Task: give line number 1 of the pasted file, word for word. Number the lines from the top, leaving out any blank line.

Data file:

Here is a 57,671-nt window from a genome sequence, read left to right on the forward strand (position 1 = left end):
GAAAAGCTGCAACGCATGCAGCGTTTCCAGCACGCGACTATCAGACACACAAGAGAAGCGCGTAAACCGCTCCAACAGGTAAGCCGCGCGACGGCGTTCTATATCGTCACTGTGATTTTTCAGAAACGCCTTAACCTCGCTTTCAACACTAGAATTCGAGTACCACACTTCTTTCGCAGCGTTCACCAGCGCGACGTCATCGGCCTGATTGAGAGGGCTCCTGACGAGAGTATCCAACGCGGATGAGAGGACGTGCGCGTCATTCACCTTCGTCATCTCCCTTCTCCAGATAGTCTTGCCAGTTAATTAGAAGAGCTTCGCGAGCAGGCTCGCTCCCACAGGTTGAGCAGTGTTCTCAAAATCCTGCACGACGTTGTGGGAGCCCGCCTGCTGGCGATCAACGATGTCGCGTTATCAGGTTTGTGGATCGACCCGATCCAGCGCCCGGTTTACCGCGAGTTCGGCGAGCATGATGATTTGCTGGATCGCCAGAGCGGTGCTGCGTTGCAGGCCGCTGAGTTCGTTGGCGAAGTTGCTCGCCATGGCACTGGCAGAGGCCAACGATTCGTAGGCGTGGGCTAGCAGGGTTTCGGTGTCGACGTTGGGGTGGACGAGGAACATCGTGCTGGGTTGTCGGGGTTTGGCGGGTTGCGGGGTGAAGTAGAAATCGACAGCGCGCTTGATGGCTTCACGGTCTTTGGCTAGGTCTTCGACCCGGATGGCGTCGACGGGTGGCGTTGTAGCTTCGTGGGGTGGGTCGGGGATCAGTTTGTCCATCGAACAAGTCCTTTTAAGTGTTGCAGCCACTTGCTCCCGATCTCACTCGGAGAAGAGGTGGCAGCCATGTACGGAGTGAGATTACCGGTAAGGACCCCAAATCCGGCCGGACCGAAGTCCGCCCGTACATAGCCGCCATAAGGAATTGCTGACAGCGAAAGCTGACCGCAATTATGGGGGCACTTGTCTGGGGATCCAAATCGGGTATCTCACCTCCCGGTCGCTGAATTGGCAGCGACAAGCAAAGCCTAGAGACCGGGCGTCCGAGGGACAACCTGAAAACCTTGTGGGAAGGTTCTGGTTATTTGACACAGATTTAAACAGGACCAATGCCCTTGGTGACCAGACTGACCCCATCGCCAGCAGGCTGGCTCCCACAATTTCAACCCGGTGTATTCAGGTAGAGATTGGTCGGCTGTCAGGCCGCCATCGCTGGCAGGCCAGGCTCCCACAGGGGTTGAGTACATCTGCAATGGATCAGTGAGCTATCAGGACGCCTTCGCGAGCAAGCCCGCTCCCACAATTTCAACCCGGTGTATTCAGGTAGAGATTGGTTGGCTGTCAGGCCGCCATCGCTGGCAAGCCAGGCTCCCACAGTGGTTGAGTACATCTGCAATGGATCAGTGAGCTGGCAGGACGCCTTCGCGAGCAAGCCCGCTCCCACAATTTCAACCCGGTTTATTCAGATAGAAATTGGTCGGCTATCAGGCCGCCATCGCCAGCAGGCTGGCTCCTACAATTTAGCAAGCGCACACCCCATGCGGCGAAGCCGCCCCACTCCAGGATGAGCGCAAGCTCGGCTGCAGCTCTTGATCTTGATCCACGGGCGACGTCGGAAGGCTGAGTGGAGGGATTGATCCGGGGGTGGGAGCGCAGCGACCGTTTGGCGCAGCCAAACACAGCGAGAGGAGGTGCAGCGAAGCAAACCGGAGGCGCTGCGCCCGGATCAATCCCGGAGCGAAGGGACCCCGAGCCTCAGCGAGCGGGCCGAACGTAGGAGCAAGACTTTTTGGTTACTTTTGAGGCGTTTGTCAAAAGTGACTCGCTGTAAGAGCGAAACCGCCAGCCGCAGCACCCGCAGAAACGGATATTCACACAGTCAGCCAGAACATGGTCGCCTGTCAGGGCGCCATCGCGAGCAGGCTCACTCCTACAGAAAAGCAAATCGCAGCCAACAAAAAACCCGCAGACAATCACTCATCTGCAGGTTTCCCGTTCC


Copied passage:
Here is a 57,671-nt window from a genome sequence, read left to right on the forward strand (position 1 = left end):